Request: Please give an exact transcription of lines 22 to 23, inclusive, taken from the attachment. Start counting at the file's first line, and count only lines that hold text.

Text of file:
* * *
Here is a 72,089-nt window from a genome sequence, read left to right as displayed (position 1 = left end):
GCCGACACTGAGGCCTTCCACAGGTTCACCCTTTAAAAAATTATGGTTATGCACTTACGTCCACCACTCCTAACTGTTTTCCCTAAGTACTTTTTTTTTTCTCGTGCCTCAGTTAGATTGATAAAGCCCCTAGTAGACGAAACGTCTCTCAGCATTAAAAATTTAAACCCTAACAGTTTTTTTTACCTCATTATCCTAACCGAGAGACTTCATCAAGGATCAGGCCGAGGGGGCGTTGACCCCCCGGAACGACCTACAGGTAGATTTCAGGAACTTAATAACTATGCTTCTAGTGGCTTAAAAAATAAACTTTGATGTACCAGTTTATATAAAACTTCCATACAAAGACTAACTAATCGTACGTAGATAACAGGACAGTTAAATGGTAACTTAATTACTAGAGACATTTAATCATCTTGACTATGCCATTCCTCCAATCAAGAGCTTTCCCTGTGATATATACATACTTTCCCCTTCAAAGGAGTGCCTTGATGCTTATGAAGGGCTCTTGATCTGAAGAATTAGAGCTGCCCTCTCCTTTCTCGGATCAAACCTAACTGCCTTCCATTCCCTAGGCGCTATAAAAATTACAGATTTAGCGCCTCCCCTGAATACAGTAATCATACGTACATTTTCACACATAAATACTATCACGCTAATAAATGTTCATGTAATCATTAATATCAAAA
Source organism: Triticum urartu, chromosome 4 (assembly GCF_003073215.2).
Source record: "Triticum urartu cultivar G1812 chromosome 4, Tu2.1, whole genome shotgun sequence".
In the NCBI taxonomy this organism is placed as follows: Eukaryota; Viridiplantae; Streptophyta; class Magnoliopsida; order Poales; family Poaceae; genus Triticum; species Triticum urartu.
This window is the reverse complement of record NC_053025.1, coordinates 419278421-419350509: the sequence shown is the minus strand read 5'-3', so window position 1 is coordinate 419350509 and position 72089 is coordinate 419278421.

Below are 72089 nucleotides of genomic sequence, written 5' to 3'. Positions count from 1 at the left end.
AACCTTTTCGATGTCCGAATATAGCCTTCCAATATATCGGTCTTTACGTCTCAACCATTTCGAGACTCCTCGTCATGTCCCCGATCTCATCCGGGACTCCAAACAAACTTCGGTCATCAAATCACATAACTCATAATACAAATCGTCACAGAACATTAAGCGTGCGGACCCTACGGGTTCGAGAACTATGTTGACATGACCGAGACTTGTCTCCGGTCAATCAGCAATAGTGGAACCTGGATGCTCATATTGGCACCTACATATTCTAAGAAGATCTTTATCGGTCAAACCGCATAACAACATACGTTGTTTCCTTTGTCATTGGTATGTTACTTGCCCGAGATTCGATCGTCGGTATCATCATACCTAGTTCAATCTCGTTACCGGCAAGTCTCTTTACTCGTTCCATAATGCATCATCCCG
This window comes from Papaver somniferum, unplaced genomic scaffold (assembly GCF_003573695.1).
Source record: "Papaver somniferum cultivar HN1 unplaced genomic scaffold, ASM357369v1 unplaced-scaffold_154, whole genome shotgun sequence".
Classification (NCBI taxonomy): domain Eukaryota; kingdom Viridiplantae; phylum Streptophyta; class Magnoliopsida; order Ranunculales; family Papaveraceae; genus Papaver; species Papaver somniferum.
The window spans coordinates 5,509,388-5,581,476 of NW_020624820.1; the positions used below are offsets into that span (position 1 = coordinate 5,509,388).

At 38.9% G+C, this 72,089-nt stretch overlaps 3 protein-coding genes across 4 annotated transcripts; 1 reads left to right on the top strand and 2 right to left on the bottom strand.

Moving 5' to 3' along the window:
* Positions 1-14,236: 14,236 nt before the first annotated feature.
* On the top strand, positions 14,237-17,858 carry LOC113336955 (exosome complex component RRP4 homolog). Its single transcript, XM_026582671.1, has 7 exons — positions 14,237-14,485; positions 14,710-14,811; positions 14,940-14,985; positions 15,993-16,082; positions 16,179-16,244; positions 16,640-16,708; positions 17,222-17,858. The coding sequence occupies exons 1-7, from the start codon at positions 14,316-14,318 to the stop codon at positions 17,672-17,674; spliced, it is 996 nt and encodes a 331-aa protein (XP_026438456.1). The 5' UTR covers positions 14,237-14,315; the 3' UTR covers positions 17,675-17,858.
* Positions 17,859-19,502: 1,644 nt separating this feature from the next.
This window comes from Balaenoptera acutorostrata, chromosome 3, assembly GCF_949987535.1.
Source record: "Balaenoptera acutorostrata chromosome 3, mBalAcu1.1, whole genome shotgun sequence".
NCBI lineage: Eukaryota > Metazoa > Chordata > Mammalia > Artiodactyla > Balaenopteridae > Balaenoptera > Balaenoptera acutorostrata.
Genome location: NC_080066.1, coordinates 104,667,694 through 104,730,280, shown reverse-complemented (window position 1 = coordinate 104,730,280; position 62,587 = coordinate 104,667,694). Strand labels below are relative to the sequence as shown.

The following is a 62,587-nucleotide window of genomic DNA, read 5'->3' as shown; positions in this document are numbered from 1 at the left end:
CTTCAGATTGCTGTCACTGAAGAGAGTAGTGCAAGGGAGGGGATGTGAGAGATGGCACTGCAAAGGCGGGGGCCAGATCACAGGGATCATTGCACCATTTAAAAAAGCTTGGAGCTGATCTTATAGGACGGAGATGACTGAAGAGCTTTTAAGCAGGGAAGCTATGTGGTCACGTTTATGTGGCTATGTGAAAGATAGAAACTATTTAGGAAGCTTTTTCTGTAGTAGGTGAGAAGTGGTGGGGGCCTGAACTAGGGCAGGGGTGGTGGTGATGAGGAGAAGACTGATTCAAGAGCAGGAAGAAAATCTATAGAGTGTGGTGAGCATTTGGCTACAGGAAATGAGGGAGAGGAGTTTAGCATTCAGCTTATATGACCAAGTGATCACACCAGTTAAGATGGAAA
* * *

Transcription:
The following is a 62,587-nucleotide window of genomic DNA, read 5'->3' as shown; positions in this document are numbered from 1 at the left end:
CTTCAGATTGCTGTCACTGAAGAGAGTAGTGCAAGGGAGGGGATGTGAGAGATGGCACTGCAAAGGCGGGGGCCAGATCACAGGGATCATTGCACCATTTAAAAAAGCTTGGAGCTGATCTTATAGGACGGAGATGACTGAAGAGCTTTTAAGCAGGGAAGCTATGTGGTCACGTTTATGTGGCTATGTGAAAGATAGAAACTATTTAGGAAGCTTTTTCTGTAGTAGGTGAGAAGTGGTGGGGGCCTGAACTAGGGCAGGGGTGGTGGTGATGAGGAGAAGACTGATTCAAGAGCAGGAAGAAAATCTATAGAGTGTGGTGAGCATTTGGCTACAGGAAATGAGGGAGAGGAGTTTAGCATTCAGCTTATATGACCAAGTGATCACACCAGTTAAGATGGAAA